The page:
A letter to the editor by Contributing Writer Daniel Carcione
A lot is expected of the students at Webster University. Heavy class schedules, high tuition and now jumping through hoops to talk to our assigned mentors. We need to expect more from our advisers, and we need to let the administration know we won’t rest until our expectations are met.
I arrived for my first meeting with my academic adviser 15 minutes early. I wanted to make a good impression. It was only my second week into my first term at Webster, and I had a long list of questions ready. I sat patiently waiting for my adviser with my notebook of issues and a pen to write down every useful thing he told me.
But he never showed. I waited for over an hour before I gave up in order to get to my next class in time. I checked my phone and school e-mail constantly to check if he had let me know he would be late or if we could reschedule.
Nothing. I did get a courtesy e-mail back a full day later telling me that he had gotten caught up in a meeting, and said that we should reschedule. I sent him an e-mail back with my list of available times and never received an answer.
At the Delegates’ Agenda held in February, one of the primary topics was academic advising. Hannah Graf and Jenna Hopkins made a compelling argument about where Webster is falling short in advising students. The pair stressed the need for a higher standard for the academic advisers Webster employs on campus. In order to do this, Hopkins and Graf suggested campus-wide adviser training, a four-step process that all advisers would follow for each student, a Best Practices Committee and the ability to give feedback on individual advisers.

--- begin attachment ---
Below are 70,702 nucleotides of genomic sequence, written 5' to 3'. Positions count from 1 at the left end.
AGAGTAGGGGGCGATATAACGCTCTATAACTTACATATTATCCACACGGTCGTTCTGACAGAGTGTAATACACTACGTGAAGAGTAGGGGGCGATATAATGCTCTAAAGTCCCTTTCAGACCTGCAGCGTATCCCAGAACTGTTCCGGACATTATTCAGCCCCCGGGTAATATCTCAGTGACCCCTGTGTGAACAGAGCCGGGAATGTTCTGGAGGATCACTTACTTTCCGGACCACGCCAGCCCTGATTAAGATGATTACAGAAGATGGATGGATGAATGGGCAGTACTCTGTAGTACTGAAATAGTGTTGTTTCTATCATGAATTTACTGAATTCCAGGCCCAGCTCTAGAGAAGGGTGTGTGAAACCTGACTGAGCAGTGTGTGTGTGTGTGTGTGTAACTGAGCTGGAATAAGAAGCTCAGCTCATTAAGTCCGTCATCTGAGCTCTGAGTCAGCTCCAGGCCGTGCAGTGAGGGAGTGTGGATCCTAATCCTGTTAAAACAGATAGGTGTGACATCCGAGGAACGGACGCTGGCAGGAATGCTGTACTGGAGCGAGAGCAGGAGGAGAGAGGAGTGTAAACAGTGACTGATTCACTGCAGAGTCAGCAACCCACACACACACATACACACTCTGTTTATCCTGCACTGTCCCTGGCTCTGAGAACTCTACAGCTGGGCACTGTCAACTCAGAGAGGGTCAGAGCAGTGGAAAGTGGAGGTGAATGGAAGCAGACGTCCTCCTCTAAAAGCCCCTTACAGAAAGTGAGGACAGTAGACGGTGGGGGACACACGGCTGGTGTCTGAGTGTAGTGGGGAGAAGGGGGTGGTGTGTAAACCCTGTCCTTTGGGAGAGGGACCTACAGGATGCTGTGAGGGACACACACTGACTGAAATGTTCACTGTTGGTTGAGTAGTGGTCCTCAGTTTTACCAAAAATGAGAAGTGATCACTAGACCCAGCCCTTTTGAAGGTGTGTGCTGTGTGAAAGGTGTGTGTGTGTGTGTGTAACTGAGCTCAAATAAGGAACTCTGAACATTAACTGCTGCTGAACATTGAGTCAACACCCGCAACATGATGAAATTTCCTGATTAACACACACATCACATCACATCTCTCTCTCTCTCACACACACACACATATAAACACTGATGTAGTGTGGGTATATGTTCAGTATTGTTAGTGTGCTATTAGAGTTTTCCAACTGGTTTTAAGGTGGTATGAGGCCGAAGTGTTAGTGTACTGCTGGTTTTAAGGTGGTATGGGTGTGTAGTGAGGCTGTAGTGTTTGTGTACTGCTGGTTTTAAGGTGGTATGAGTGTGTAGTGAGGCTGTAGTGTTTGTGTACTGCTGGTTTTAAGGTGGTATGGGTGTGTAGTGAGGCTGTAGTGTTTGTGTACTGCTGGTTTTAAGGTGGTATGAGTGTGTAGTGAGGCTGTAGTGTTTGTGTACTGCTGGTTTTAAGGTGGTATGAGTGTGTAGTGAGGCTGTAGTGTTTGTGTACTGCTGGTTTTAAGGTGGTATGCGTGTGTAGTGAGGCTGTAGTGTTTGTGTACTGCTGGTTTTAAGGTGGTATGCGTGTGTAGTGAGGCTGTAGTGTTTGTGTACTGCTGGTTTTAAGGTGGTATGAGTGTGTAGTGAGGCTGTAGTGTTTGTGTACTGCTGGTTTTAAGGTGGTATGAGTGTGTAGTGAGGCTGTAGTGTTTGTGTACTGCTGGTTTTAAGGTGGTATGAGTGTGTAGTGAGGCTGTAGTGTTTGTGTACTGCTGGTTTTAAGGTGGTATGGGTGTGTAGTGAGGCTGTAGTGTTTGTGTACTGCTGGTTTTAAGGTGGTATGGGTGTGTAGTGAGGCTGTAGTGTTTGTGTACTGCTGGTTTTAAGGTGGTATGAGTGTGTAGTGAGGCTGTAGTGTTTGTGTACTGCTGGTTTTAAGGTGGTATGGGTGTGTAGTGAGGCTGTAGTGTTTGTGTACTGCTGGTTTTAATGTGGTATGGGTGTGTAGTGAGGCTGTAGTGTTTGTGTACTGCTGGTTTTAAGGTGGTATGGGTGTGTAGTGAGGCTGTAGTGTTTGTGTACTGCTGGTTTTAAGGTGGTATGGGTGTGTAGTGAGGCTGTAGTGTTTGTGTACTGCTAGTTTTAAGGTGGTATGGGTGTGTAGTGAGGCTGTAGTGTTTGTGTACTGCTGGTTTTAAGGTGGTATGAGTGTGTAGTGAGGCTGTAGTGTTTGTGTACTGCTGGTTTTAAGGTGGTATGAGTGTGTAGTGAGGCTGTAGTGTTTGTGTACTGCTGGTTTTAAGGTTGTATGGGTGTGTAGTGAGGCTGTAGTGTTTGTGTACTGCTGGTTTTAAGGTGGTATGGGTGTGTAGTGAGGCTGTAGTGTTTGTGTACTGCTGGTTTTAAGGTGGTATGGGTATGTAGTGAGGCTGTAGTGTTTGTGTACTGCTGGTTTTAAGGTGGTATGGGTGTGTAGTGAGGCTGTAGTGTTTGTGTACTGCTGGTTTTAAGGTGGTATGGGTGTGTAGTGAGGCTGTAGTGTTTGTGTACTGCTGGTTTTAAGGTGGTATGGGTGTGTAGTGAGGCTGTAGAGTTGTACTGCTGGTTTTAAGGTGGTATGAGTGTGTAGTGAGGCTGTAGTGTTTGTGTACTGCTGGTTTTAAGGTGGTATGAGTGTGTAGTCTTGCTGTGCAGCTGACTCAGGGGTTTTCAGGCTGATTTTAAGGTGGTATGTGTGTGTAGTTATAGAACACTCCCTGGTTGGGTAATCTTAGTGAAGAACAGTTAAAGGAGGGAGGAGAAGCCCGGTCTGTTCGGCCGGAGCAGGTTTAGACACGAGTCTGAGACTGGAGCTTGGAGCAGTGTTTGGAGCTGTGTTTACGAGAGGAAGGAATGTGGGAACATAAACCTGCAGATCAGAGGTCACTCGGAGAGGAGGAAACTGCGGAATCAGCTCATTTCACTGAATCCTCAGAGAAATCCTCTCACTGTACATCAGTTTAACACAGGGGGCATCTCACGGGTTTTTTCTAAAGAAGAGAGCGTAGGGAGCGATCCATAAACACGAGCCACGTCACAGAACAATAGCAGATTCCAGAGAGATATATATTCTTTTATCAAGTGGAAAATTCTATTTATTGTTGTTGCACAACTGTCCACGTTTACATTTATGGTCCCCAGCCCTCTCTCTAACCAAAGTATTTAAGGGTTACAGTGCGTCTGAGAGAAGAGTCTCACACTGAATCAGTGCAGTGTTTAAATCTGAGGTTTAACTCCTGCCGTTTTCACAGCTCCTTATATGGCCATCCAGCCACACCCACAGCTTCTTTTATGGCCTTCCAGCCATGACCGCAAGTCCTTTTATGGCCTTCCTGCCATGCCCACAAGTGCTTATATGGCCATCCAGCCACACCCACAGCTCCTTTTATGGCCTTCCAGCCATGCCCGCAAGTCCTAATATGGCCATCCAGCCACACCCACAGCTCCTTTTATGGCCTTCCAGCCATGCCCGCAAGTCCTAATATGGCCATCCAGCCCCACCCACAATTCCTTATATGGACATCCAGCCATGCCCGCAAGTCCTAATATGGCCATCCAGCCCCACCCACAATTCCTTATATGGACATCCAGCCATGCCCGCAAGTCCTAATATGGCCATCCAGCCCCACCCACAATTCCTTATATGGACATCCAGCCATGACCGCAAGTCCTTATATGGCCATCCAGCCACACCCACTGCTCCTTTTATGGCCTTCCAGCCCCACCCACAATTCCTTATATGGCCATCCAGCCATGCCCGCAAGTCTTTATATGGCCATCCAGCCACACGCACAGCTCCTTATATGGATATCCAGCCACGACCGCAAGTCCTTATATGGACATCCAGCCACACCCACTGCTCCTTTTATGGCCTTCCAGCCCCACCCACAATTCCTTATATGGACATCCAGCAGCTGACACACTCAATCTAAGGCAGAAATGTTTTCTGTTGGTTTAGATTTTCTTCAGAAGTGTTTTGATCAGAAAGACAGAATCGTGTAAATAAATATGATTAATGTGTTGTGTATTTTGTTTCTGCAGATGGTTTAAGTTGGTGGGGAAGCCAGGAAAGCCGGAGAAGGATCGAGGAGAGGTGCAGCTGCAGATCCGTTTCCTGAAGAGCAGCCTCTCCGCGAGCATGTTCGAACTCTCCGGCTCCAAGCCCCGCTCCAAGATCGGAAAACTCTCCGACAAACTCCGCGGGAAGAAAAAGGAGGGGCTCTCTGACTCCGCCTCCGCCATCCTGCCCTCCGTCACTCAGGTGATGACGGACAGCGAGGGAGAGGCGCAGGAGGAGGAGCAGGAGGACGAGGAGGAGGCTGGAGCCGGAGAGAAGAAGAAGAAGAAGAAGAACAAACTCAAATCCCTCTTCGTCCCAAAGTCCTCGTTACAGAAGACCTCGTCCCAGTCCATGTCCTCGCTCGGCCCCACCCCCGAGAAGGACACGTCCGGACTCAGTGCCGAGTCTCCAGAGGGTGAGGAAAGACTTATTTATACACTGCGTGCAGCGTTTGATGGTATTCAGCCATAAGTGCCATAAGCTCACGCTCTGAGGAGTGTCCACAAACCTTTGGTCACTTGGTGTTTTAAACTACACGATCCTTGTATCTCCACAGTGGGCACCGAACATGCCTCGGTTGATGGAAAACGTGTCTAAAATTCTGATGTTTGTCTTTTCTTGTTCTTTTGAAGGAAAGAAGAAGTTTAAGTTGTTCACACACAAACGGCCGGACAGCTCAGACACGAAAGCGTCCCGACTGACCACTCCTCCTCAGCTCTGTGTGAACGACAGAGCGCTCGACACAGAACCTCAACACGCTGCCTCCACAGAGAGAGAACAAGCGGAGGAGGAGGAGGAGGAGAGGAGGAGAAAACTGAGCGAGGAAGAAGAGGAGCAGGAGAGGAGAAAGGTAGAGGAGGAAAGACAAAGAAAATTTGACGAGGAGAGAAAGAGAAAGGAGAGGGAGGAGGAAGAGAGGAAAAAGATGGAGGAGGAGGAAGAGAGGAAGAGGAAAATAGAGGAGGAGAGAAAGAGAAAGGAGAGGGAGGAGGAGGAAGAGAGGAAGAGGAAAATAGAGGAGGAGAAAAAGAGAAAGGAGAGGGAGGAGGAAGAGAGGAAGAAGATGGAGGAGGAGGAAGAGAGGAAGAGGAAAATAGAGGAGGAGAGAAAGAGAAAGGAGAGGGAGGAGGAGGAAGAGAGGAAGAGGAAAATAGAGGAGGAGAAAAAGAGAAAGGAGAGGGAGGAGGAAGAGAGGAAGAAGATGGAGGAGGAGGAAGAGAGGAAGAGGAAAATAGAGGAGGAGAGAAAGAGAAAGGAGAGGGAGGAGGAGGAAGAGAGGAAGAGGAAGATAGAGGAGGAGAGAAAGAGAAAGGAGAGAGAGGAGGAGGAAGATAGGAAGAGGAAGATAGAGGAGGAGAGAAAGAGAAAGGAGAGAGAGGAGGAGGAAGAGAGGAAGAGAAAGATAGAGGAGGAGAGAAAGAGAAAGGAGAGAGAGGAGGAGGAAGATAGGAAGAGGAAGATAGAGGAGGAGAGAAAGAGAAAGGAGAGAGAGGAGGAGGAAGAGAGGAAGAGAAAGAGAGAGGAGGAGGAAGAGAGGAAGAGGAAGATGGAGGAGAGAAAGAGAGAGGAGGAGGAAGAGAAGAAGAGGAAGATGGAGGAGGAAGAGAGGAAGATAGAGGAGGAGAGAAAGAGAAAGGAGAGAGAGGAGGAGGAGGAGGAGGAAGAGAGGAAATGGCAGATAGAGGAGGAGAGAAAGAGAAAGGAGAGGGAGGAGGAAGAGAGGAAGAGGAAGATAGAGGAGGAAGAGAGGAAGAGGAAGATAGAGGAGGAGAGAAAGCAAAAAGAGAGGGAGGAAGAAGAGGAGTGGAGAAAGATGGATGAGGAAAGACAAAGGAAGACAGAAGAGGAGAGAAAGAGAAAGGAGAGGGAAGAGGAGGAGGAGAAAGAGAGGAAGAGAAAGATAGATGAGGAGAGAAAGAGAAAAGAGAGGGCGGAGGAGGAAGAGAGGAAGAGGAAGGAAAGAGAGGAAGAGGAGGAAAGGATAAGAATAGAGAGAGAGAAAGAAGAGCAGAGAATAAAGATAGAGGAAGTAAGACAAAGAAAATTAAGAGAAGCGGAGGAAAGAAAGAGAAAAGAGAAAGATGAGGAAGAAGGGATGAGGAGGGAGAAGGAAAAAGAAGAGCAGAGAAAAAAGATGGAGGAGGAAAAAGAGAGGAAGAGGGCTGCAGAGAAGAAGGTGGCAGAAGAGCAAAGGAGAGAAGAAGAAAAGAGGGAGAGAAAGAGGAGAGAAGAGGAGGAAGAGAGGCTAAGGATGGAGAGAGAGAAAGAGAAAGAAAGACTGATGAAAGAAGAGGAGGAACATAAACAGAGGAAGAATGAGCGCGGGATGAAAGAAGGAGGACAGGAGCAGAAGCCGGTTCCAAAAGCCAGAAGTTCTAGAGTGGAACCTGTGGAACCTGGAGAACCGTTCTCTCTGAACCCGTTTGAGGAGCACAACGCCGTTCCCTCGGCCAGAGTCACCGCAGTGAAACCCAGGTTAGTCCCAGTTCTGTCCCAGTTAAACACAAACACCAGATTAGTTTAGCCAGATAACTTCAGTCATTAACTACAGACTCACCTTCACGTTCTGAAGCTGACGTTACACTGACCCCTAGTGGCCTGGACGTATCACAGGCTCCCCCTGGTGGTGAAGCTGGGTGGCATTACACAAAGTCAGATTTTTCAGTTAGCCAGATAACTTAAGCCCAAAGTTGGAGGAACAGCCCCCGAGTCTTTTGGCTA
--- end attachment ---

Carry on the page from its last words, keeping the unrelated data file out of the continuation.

Academic advising is arguably one of the most important relationships students will rely on during their college years. Advisers are a student’s first line of defense when dealing with the complications of academic registration. Students approach their advisors with the numerous issues that arise in their academic lives. Whether it is a problem adding or dropping a course, deciding what courses to take for next semester or the best path to take for graduation, the academic adviser will always be the first person they approach.
The problem arises when an academic adviser does not meet the needs of the students. Whether they don’t know certain information that should fall under their realm of expertise, or they just don’t even bother responding to e-mails, our advisers are coming up short. This is of course not a problem all academic advisers have, but even one adviser failing one student is too many at a professional institution like Webster University.
Webster has their academic advisers operating on a 3-3 system, meaning that all advisers will only teach three classes in order to give their advisees the appropriate time needed to resolve any issues. This issue can cause problems because advisers will only be able to have office hours at specific times during the day. The only way to schedule an appointment with these advisors is to e-mail them and hope that they read and reply to the e-mail as soon as they get it.